The company contends that the election should be set aside because of physical attack by the union organizer upon the president and vice-president of the company six days before the election. Secondly, the company contends that the Board should have overruled the union's challenge to the ballot of Ray Nelson, who the company contends was on a leave of absence at the time of the election, and was therefore eligible to vote. In the alternative the company contends that it was entitled to a hearing on the above issues.
* Six days prior to the election the union's business agent and chief organizer, Frank Townley, accosted the company's vice-president, Lawrence Beigh, at approximately 8:30 p. m., in a local bar. According to Beigh's affidavit, Townley crossed the bar to where Beigh was standing, shouted obscenities to his face, complained of the manner in which the company treated its employees, and grabbed Beigh by the back of his neck. Townley soon released Beigh, although Beigh alleges that he experienced neck pains as a result of the incident and required medical attention. One company employee witnessed the entire incident and another employee learned of the incident upon entering the bar soon thereafter.
At approximately 10:15 that same evening Ovila Fleury, president of Valley Rock, entered the bar. Fleury stated in his affidavit that he was unaware of what had transpired earlier between Townley and Beigh. Fleury alleged that Townley shouted obscenities to him from the other end of the bar and asked him if he was going to buy him a drink. When Fleury ignored Townley's remarks, the union organizer approached him in a threatening manner, told him that the company was starving its people to death, and eventually began pushing and shoving Fleury in a violent manner. Another individual was present who Fleury said was known to be a violent person. Fleury stated that this individual warned him that he was Townley's backup man and was there to help Townley beat Fleury. Two employees witnessed the entire incident; one intervened to prevent further disturbance. Fleury alleges that he broke a bar glass in order to get the bartender to call the police.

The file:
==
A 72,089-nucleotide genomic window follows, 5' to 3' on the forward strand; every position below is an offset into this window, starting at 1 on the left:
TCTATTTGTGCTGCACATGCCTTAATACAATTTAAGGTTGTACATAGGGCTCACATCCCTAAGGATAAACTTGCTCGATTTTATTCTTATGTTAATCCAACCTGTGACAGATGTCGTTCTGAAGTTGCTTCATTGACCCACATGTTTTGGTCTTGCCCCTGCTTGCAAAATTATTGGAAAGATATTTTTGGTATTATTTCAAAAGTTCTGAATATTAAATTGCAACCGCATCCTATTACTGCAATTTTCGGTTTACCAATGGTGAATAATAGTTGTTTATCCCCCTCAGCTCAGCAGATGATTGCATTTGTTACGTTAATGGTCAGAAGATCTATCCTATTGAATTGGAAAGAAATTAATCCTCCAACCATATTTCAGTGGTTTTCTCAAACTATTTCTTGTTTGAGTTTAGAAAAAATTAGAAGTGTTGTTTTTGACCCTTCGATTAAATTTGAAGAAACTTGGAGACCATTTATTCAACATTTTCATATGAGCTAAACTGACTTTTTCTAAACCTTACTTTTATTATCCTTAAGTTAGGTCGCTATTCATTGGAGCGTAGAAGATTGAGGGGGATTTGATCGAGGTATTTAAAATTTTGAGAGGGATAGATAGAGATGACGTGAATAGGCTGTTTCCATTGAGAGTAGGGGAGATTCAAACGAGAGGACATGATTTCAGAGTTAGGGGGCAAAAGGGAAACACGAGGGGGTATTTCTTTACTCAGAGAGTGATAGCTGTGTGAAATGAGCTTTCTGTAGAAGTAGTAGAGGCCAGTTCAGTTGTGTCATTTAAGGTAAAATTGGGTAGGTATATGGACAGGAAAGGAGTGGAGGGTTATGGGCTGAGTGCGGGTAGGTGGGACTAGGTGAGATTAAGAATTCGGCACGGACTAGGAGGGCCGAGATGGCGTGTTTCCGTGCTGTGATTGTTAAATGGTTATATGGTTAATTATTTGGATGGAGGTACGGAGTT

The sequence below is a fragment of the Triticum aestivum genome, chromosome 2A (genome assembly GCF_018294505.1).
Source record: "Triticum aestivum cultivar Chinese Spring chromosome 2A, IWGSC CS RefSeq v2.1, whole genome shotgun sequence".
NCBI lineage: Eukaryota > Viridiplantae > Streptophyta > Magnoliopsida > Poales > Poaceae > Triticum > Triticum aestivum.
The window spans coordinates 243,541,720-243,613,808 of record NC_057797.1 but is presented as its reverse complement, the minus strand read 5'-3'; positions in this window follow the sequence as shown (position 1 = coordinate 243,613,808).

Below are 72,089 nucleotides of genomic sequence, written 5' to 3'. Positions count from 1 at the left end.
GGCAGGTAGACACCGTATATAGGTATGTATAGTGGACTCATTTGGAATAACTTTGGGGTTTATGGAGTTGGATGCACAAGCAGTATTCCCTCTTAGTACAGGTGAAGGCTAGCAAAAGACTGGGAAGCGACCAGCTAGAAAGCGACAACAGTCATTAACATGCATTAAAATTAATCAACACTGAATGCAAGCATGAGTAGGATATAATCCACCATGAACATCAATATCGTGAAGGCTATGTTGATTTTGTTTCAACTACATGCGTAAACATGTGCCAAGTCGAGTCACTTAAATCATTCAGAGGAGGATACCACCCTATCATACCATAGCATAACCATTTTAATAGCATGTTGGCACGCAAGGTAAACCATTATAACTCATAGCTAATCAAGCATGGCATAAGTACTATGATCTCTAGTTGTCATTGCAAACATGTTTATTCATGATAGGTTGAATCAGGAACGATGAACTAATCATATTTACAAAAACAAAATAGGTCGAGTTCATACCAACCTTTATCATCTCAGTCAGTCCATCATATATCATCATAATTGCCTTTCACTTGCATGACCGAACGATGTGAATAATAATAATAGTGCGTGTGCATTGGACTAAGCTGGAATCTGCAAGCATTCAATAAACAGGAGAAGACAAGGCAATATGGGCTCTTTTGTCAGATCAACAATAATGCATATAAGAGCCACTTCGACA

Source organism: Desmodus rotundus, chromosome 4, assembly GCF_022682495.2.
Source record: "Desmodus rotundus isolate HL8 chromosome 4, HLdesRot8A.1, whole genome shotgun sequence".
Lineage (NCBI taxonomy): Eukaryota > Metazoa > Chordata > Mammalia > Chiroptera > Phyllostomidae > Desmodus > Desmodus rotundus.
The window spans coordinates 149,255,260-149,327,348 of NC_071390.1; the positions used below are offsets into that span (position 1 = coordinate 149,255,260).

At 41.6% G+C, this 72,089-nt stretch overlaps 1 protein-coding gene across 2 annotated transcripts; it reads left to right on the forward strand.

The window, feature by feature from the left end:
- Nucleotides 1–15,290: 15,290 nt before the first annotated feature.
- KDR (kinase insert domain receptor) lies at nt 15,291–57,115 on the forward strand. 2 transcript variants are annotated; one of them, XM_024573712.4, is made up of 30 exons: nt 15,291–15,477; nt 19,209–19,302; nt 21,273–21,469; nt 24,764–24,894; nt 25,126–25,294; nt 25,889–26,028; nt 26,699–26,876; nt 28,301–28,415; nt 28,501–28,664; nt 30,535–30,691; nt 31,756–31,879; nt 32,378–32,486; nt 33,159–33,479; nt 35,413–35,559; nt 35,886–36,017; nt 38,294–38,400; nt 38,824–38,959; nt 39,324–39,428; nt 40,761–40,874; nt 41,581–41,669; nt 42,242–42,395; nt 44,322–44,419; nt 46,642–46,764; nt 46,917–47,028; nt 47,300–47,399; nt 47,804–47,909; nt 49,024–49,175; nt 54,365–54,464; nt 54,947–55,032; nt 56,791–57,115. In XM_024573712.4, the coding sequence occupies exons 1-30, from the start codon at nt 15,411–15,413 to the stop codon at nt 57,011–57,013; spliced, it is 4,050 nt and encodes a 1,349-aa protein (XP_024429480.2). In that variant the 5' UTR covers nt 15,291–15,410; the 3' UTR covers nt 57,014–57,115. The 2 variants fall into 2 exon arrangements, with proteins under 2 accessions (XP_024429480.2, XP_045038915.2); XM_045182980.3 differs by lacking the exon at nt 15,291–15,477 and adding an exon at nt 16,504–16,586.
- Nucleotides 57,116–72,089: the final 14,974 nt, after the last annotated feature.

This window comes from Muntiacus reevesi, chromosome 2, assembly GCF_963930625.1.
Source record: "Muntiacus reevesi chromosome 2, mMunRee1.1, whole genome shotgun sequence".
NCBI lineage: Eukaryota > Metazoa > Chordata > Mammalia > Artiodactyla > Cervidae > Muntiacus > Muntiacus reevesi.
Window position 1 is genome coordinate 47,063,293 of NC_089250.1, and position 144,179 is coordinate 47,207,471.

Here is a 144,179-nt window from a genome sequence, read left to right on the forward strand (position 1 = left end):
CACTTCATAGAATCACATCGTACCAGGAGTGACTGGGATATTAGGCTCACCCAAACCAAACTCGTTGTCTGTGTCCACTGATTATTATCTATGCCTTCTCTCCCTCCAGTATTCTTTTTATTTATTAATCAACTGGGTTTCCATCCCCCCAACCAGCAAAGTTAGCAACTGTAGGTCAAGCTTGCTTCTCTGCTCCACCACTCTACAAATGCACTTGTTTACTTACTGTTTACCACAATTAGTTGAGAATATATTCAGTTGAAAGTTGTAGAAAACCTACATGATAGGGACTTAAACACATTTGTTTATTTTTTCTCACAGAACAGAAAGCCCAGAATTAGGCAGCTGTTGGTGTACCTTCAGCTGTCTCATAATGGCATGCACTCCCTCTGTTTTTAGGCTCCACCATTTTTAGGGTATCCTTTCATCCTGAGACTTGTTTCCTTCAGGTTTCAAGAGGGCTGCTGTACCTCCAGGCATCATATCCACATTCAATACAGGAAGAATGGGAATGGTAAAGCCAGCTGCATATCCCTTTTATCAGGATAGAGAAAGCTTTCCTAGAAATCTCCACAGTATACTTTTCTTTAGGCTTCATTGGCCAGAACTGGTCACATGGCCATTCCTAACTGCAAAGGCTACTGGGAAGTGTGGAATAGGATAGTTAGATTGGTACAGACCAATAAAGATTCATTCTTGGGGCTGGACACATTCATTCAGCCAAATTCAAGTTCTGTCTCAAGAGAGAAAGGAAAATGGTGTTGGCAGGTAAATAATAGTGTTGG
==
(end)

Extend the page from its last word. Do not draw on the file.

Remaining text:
Townley subsequently pled guilty to two counts of disturbing the peace and was sentenced to ten days in jail, suspended, placed on six months probation and fined $250.00. Charges were filed against Fleury for breaking the glass, but were dropped when Fleury agreed to pay 18 cents for the glass.